Where is the wettest place on Earth and what is its average rainfall? - Cherrapunji, India
Cherrapunji situated in North East India in the Meghalaya State (separated from the state of Assam in 1972, Meghalaya means “Home of the clouds”) in the Khasi Hills, is unbelievably the wettest place on the planet earth which receives the maximum rainfall in the world, holding a record that it once rained continuously every single day for two years. It made a world record of 1,041 inches of rain in 1861. North eastern part of India is full of natural treasures with lush green canopies, valleys, mountains, rocky hills, rivers, diverse flora and fauna. The flora and fauna have colorful and rare orchids, ferns, moss plants and dense wood forests in small patches. Orchards of oranges and pineapple are the common sight of Cherrapunji. It is a 60 kilometre drive from the state’s capital Shillong, and is situated 1290 metres above sea level.
But the ironical fact about this place is that, the people thirst for water without enough water to bathe, drink or cook during months when there is no rain (reason is discussed below). On an average this place receives 366 inches of rain every year. The reason for this typical rainfall is the monsoons (seasonal winds). The town Mawsynram which is 16 kilometres from Cherrapunji also receives lot of rainfall making it a competition between these two places. It is believed that it rains mostly in the night, thereby creating no disruption to normal day life. It does not rain or rains very little during winter, making it dry because the springs also dry up. Cherrapunji has started to dry up recently with less rain and Mawsynram is becoming the wettest place. Trucks can be seen carrying water to Cherrapunji during the winter season.
Causes for so much rainfall in Cherrapunji:
Rainfall is caused by the monsoons, which are winds that blow in one particular direction for almost six months in a year causing excessive rainfall and at the end of this period change directions and lessen the amount of rainfall. The oceans help with the heavy rainfall including the rivers and lakes. Water evaporates from these water resources and remain in the atmosphere. This then condenses into clouds and then forms raindrops when the air is cold. During the moist season the air is cooled as it blows over the high lands and causes heavy rainfall on the windward directions. Two main factors contribute to the abundant rainfall in Cherrapunji.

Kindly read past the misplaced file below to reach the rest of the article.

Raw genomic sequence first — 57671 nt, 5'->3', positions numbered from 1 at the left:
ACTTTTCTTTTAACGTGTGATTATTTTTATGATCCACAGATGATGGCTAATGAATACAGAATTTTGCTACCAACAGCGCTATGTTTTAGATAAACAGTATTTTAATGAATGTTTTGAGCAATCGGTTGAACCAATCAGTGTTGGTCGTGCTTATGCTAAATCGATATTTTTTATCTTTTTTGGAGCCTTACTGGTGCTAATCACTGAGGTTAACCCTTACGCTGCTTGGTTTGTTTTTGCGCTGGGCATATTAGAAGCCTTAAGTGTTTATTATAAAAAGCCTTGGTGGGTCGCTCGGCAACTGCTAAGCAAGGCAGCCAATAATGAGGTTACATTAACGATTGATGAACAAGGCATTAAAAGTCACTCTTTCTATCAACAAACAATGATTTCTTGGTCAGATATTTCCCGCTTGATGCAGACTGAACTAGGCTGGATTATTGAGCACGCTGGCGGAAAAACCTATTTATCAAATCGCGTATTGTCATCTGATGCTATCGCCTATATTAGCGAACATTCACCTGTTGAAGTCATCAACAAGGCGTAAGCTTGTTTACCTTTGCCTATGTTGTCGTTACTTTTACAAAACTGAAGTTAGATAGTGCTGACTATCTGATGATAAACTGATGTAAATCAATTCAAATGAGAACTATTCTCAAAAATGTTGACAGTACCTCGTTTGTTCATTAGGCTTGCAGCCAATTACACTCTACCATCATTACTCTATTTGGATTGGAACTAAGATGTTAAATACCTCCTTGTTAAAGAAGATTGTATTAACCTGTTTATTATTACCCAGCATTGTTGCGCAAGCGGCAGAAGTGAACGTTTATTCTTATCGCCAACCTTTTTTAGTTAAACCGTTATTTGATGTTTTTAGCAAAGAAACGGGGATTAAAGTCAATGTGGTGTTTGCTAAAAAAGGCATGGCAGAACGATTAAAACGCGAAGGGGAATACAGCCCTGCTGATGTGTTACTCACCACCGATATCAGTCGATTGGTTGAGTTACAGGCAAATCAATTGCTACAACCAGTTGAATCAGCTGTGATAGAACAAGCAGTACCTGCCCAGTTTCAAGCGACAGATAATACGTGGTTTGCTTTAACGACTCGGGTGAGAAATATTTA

i. Elevation:The height of the land well above the sea level makes the air that blows up the valley over the plains really cold. Due to this cooling of the air the moisture trapped in the air condenses thereby forming clouds, which are then later released as rain.
ii. Monsoons: The monsoon winds in this north eastern part of India are rich in moisture. This supply of moist air for six months continuously results in almost continual rainfall.
Reason for water scarcity in Cherrapunji:
The environmentalists and the people agree to the fact that deforestation (destruction of coniferous forests that protected the soil) is the reason for less rainfall. People have cut down trees and have harmed the environment. Also mining for coal and limestone, and growing crops in ways people have wished to has caused the topsoil to wash off. Due to these factors, the soil has lost all its absorption capacity or the water retaining capability and so, as it rains, the water flows down to lower lands.
In 1960, Cherrapunji had a population of just 7,000 people. But since then its population has increased 15 times with the construction of a cement plant in Mamlukcherra 20 years before, which is a few miles from Cherrapunji. Apart from the increase in population that poses a threat to the forest, the cement plant also polluted the environment. As a result of all these factors, water is scarce for a few months in Cherrapunji, making the people walk for miles to collect drinking water and to bathe.
Places to visit in and near Cherrapunji:
Cherrapunji is a place which can give one a collection of views, that can last a lifetime. Its richness is in rare varieties of orchids, dense woods, cliffs, ferns, moss, and also orange orchards and pineapple plants. It has also become a paradise for botanists.
i. Mawsmai falls, the fourth highest falls in India.
ii. Khasi Monoliths, which is situated near the Mawsmai falls, has many underground passages underneath old caves. It is an exciting place for explorers. Khasi monoliths are stones which lie scattered around in memory of their ancestors.
iii. Noh KalikaiFalls is a stream which emerges from a steep mountain and falls down a deep rocky cliff into a stream.
iv. Krem Mawmluh, is a cave situated to the west of Cherrapunji with a five river way. The length of the cave is 4503 m making it the fourth longest cave in India.
v. Krem Phyllut, is a cave situated to the south of Cherrapunji with fossil passages, two stream ways and three entrances, with a length of 1003 m.
The Living Bridges of Cherrapunji
These are root bridges of Cherrapunji which are alive and are grown naturally; they are not built. Cherrapunji has a type of rubber tree called the Ficus Elastica, which grows secondary roots from its trunks. The local tribe realised its potential and used hollow betel nut trunks to direct the roots in whatever way they liked. After they grew all the way across the river they are allowed to grow back to the soil and over a period of time leading to a strong bridge. They take anything between fifteen to twenty five years to develop completely and last for centuries, growing stronger each year. Boulders or stones are placed on these roots to make crossing easier, and they have the strength to hold at least fifty people at a time.
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